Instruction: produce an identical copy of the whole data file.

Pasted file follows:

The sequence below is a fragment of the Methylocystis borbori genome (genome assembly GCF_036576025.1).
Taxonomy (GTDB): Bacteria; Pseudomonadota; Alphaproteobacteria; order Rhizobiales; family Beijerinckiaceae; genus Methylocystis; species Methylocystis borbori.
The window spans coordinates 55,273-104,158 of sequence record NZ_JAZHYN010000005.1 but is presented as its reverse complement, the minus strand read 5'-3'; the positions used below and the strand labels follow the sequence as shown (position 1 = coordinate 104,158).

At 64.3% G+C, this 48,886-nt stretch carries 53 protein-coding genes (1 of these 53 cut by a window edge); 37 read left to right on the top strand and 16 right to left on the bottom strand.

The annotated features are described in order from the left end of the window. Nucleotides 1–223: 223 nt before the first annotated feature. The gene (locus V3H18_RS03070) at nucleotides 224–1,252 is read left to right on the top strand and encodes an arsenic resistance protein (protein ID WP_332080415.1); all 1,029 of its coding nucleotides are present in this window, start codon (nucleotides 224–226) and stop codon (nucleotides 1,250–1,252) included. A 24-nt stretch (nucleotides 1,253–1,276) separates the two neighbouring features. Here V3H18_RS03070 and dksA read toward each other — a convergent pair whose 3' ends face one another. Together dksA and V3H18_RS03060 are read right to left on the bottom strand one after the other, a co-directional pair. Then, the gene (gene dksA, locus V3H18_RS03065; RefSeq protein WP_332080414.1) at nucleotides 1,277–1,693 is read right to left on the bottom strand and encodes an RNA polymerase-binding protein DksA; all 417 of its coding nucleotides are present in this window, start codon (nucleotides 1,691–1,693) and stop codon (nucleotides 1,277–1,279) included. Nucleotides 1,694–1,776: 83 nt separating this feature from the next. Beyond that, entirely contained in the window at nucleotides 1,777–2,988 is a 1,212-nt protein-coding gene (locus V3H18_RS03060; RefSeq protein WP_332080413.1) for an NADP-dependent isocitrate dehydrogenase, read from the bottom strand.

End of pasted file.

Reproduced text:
The sequence below is a fragment of the Methylocystis borbori genome (genome assembly GCF_036576025.1).
Taxonomy (GTDB): Bacteria; Pseudomonadota; Alphaproteobacteria; order Rhizobiales; family Beijerinckiaceae; genus Methylocystis; species Methylocystis borbori.
The window spans coordinates 55,273-104,158 of sequence record NZ_JAZHYN010000005.1 but is presented as its reverse complement, the minus strand read 5'-3'; the positions used below and the strand labels follow the sequence as shown (position 1 = coordinate 104,158).

At 64.3% G+C, this 48,886-nt stretch carries 53 protein-coding genes (1 of these 53 cut by a window edge); 37 read left to right on the top strand and 16 right to left on the bottom strand.

The annotated features are described in order from the left end of the window. Nucleotides 1–223: 223 nt before the first annotated feature. The gene (locus V3H18_RS03070) at nucleotides 224–1,252 is read left to right on the top strand and encodes an arsenic resistance protein (protein ID WP_332080415.1); all 1,029 of its coding nucleotides are present in this window, start codon (nucleotides 224–226) and stop codon (nucleotides 1,250–1,252) included. A 24-nt stretch (nucleotides 1,253–1,276) separates the two neighbouring features. Here V3H18_RS03070 and dksA read toward each other — a convergent pair whose 3' ends face one another. Together dksA and V3H18_RS03060 are read right to left on the bottom strand one after the other, a co-directional pair. Then, the gene (gene dksA, locus V3H18_RS03065; RefSeq protein WP_332080414.1) at nucleotides 1,277–1,693 is read right to left on the bottom strand and encodes an RNA polymerase-binding protein DksA; all 417 of its coding nucleotides are present in this window, start codon (nucleotides 1,691–1,693) and stop codon (nucleotides 1,277–1,279) included. Nucleotides 1,694–1,776: 83 nt separating this feature from the next. Beyond that, entirely contained in the window at nucleotides 1,777–2,988 is a 1,212-nt protein-coding gene (locus V3H18_RS03060; RefSeq protein WP_332080413.1) for an NADP-dependent isocitrate dehydrogenase, read from the bottom strand.